Roughly-built walls run between these three buildings (5, 6 and 7), forming an irregularly shaped enclosure that seems to have been used for sheep work after the buildings became disused.

Immediately to the S is another byre, or, byre dwelling (8), aligned approx E-W, which measures 10.2m x 5.5m externally, over walls 1m thick. The entrance is in the centre of the E (lower) end and leads to a semi-circular outshot of low stone footings, with an external radius of 3.5m. The entrance to the outshot is in the NW wall, next to the main building.

Running from the W of this byre towards the kiln barn (3), c80 m below (SE), is a straight line of widely placed grass-covered stones. It is said that these may have demarcated a planned boundary or dyke that was never built.

A little distance to the S of this byre (8) are the slight, grass-covered footings of a small square or rectangular building (9).

On the E side of the stream opposite the principal building (6) is a small building or enclosure (6A), measuring 9.7m x 4.5m externally. It has been terraced into the slope and is aligned NW-SE. Below this lies a large enclosure (4) measuring 40m x 25m over earth and stone walls, 1.5m thick. Some 50m to the SE is another smaller enclosure (2), 21m x 13m, with a possible dividing wall across the centre. The ground level is built up substantially inside both of these enclosures.

The kiln barn (3), which is also on the E side of the stream, lies c30m S of the large enclosure (4), beside a bend in the stream. It is aligned approximately NE-SW and measures 10.1m x c6.1m externally, with the kiln bowl, c1m in diameter, at the NE (upper) end of the building. There are opposed entrances in the SW (lower) end.

The sheep dyke runs downhill in a SSE direction from the cliffs below the Old Man of Storr to the shore of Loch Leathan. It is now in a state of disrepair and some parts are almost completely collapsed. There are sheep creeps at regular intervals along its length and at least one stone style. The gate post for the old Portree-Staffin road survives in a very tumbled section just above the modern road, at NG50305 52553.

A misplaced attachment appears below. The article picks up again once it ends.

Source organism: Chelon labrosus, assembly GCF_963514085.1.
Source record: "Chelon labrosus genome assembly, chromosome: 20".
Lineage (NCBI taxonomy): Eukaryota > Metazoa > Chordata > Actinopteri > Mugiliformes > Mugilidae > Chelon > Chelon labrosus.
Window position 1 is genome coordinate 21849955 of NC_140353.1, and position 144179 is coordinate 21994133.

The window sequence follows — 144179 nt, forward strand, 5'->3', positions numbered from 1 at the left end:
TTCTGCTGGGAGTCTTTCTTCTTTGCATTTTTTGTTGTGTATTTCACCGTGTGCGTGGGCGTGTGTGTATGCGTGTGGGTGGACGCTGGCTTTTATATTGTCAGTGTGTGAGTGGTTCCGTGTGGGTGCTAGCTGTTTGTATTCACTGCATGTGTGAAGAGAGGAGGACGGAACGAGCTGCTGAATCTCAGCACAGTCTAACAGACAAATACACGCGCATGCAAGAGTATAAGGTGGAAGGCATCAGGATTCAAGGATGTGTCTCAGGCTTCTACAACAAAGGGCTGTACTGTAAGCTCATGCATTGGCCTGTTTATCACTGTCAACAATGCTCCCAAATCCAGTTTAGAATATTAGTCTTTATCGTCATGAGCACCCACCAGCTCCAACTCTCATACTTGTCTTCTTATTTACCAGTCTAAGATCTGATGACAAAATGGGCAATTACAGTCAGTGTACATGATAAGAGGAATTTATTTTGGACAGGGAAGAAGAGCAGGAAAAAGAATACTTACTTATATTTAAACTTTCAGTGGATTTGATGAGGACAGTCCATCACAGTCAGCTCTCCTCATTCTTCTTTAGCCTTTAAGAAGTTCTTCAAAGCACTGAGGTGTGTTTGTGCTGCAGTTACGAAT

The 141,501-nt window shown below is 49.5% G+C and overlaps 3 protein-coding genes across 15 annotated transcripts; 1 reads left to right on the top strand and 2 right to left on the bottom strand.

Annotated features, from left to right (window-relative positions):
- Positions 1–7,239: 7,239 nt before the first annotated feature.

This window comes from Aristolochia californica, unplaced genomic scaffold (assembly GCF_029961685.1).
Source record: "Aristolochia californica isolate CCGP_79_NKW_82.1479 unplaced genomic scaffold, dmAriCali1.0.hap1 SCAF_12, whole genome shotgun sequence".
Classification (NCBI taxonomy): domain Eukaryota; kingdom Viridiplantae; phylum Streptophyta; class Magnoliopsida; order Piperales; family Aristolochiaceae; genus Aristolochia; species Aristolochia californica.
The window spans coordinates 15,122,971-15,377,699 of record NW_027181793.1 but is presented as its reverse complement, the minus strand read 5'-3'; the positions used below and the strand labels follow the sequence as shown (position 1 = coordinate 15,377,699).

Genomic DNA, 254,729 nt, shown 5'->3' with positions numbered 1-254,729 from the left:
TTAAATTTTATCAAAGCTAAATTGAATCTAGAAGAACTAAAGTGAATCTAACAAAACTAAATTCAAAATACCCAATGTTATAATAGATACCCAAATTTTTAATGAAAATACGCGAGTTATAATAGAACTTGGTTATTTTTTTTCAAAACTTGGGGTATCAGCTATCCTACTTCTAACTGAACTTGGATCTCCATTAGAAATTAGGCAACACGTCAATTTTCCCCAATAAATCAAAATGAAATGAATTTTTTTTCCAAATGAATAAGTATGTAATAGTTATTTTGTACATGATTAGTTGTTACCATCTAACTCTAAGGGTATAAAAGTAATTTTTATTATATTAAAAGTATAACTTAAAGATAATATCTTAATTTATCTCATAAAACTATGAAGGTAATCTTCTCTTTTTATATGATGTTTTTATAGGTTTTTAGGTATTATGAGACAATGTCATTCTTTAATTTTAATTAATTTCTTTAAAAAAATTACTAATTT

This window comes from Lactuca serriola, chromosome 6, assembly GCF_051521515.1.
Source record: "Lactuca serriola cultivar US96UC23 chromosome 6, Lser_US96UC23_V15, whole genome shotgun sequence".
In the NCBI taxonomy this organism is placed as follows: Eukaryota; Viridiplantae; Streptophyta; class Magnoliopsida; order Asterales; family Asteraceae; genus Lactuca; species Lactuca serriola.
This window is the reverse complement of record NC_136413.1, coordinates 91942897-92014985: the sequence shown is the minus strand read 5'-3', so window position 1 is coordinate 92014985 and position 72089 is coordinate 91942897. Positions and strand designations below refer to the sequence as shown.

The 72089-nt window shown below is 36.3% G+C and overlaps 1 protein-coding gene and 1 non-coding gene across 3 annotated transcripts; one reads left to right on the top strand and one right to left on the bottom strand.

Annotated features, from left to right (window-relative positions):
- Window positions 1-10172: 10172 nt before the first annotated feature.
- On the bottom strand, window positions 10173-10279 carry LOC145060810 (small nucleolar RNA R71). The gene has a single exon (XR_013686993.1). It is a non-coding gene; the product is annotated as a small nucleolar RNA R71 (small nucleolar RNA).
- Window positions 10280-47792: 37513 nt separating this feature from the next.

This settlement was part of the tack of Tottrome. In 1745 it was held by MacQueens from Lord MacDonald of Sleat. By 1816, along with the tack of Rigg, it was held by the Nicolson chiefs of Scorrybreac. In 1827 Tottrome became part of the large sheep walk called Scorrybreac Sheep Farm, which, by the mid-nineteenth century had become one of the largest sheep farms in Scotland (for further information see the attached file, 'Scorrybreac Sheep Farm'). Buildings 5 and 6 may date from the period of the Sheep Farm, unlike the other buildings on site which appear to be earlier. The whole settlement was clearly unoccupied well before 1878 when the 1st Edition OS map (Inverness-shire, Island of Skye 1878, sheet xviii) was published, showing no settlement at this location.

In the mid-twentieth century, local shepherd, John Nicholson, called the site ‘Tote Betty’, which translates from the Gaelic ‘tobhta’ (the wall of a house or the ruins of a house) as ‘the ruins of Betty’s house.’ Calum MacLeod, a Hydro linesman in the early 1960s, also sang a song about Betty. No further details were recalled and census and other historical research have not revealed any further information about who Betty was or when she may have lived.

Information from SRP Storr Lochs, July 2011.